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Temple Mateh Chaim
Lieutenant Commander, Chaplain Corps
"It's a major paradigm shift," said Mateh Chaim Rabbi Fred Natkin.
"The highest ideal in Judaism is to preserve life. In many Christian denominations, the highest ideal is to be saved in order to have life after life." Then there's the matter of Jesus Christ, a deity in Christianity, but "a leader of a great religion which is not ours" to most Jews, Natkin said. They have just a handful of brick-and-mortar synagogues to choose from; Natkin said growth of religious centers has been slow in an area thick with older congregants. "The retirees who come to Florida are very 'been there, done it, don't want to do it again,' " he said, adding that a lot of time, money and hard work are involved in building a religious community from scratch. But leaders say snowbirds and transplants from crowded South Florida are boosting community numbers. Those folks will need somewhere to worship. Natkin and others say they believe that with a new building, Mateh Chaim can attract some of them. "It's a field of dreams," he said, referencing the popular baseball film.
Rabbi Fred Natkin of Temple Mateh Chaim in Palm Bay, said the Fleischmanns' radio show, provided Brevard County with an important new voice."In an area where the predominant religious thought is not Jewish, it provided a different way of looking at things," Natkin said."People would sometimes be amazed that aspects of Judaism had things both in common with the way they believe."Natkin said the format of the show, which will continue to be broadcast, "includes interviews with guests such as the United States Ambassador to Israel, interspersed with bits of Jewish liturgical music, and to be honest, some very bad Jewish jokes."Natkin said that in addition to lecturing about the Holocaust, Fleischmann taught English, Hebrew, Yiddish and German.Recalling Fleischmann's spunk, Natkin told a story about her arrival in New York from Israel with a suitcase full of ties, since the Fleischmanns were in the garment business.
Rabbi Fred Natkin, Lieutenant Commander, Chaplain Corps, U.S. Navy (ret.), Winter Haven, FL
"This means that for the first time in our congregation's history, we'll be able to read from two Torah scrolls instead of one," said Rabbi Fred Natkin, leader of M'Ateh Chaim, the 16-year-old Reform Jewish congregation where the new Torah now resides.The temple's first scroll, around 150 years old, has been with the congregation for more than a decade."The reason for having two scrolls is that certain holidays demand that you read from certain sections of a scroll," Natkin said.Because the scrolls are so large, finding a passage isn't like flipping through the pages of the Bible.It can take an hour to 90 minutes to unroll a scroll to the proper place."Now, we'll be able to read the portion of the week, which currently is in the book of Leviticus, from one scroll as well as the portion which is special for Passover, Exodus 12, from the other," Natkin said.From the latter Scriptures, members will hear the story of how the ancient Hebrews were delivered by God from slavery in Egypt during the first Passover nearly 3,500 years ago.Then they will meditate on how that passage through the Red Sea put the Jewish people on a centuries-long path filled with struggle, religious persecution and even genocide."Just as Passover honors our ancestors, the scroll will honor our ancestors.And just as our celebration of Passover makes the tradition come alive for us, the presence of the new scroll will make the experience more alive to us," Natkin said.Natkin said M'Ateh Chaim's new scroll has time-worn wooden handles with an inscription by the scribe.Many of the older scrolls, including ones decorated with unique artistic flourishes, were collected by individuals as heirloom pieces.Some ended up in synagogues as scriptural teaching tools for younger generations in preparation for bar or bat mitzvahs.Natkin said the scroll, which passed from owner to owner and survived water damage over the years, was purchased through a private intermediary in Germany.Natkin, a former rabbi for the U.S. Navy, secured the congregation's first scroll through the Jewish Welfare Board of the Jewish Community Council.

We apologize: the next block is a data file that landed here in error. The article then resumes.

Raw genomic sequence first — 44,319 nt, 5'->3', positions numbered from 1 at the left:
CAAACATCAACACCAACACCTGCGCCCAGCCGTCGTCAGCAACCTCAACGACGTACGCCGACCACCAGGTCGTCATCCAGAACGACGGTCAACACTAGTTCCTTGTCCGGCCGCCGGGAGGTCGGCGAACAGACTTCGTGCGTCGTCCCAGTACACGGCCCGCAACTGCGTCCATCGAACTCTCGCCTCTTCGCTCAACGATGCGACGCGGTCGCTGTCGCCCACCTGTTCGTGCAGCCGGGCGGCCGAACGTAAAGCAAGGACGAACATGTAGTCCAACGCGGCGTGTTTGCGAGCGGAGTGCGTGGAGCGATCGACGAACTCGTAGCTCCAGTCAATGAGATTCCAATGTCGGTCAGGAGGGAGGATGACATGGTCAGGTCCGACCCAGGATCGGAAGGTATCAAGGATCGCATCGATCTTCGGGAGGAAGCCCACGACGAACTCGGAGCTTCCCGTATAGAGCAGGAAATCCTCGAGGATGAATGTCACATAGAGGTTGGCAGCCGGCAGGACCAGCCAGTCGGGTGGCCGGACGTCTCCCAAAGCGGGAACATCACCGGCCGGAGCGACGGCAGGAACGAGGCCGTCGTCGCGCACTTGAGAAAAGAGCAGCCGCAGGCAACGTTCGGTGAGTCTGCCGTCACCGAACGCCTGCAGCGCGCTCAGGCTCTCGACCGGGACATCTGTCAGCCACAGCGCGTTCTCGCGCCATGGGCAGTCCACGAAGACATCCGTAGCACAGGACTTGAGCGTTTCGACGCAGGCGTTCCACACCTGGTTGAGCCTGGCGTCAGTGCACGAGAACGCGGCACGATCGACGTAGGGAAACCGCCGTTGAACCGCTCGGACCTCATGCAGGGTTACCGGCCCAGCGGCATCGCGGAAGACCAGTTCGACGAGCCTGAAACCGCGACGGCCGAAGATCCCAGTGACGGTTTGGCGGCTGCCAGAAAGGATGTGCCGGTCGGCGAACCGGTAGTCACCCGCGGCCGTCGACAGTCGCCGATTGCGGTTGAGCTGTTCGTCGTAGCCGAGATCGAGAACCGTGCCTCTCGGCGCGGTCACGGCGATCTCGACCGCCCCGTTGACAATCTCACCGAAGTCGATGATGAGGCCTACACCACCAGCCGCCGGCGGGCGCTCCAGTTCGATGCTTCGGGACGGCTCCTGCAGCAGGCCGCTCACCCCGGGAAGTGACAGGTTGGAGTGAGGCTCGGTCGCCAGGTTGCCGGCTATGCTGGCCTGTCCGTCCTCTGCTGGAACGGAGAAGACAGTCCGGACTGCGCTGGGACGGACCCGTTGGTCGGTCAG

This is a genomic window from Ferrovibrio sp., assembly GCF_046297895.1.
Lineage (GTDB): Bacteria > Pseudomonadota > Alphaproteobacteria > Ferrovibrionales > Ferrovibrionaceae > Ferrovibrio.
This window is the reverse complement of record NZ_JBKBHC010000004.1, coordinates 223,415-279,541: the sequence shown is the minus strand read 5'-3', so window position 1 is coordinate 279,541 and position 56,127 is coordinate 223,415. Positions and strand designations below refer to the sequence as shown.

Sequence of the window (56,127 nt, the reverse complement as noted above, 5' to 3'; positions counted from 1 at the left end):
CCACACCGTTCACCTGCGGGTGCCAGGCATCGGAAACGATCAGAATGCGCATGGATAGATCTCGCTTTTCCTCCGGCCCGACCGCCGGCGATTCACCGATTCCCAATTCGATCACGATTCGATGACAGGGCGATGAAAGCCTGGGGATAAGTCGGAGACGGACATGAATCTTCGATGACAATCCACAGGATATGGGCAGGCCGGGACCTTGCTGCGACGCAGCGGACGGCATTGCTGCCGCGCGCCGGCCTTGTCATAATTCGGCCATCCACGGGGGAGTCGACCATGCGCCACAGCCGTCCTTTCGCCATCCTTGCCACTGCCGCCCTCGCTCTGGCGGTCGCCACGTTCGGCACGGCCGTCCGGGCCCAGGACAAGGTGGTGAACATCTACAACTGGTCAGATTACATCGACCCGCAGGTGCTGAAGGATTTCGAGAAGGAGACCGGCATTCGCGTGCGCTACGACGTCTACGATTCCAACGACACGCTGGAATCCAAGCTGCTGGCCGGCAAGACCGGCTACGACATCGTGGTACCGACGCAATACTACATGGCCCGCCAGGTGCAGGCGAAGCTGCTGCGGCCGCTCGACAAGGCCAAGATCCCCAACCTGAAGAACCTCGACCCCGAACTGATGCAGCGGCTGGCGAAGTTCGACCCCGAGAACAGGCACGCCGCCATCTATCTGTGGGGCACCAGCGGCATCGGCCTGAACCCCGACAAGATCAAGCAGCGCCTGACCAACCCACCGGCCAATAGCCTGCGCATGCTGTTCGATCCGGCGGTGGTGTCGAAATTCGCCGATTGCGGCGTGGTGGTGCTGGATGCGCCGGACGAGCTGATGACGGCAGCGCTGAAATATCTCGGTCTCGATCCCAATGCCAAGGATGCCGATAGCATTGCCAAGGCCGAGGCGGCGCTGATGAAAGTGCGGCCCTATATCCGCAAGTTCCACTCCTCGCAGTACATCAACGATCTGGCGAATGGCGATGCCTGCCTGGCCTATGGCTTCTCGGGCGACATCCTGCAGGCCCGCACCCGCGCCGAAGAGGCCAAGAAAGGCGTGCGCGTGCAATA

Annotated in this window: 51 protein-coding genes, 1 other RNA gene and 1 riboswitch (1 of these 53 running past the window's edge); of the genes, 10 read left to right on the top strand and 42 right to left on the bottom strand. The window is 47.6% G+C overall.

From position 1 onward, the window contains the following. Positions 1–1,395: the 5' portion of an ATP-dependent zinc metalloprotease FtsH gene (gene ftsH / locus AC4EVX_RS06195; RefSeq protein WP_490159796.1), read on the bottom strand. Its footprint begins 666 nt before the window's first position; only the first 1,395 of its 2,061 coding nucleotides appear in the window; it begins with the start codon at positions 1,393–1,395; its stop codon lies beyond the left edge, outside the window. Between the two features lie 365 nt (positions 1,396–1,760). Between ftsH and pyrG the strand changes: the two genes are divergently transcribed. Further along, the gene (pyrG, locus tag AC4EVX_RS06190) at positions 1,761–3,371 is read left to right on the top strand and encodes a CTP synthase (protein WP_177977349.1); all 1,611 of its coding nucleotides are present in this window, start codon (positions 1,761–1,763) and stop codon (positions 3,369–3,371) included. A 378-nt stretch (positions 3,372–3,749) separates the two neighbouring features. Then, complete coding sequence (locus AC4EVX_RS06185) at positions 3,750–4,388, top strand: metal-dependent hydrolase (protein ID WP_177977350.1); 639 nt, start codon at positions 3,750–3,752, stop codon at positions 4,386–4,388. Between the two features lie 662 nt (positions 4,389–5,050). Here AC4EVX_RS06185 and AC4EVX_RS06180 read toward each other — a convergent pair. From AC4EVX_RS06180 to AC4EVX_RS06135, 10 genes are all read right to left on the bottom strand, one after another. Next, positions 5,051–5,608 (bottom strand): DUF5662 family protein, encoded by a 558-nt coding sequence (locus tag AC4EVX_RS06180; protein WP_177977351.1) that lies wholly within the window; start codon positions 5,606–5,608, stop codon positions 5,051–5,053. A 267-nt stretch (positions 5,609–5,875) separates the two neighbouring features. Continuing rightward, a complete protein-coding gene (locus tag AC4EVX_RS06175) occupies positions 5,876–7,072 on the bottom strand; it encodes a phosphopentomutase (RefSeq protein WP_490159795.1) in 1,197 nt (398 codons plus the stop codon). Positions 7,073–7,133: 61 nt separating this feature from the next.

Rabbi Fred Natkin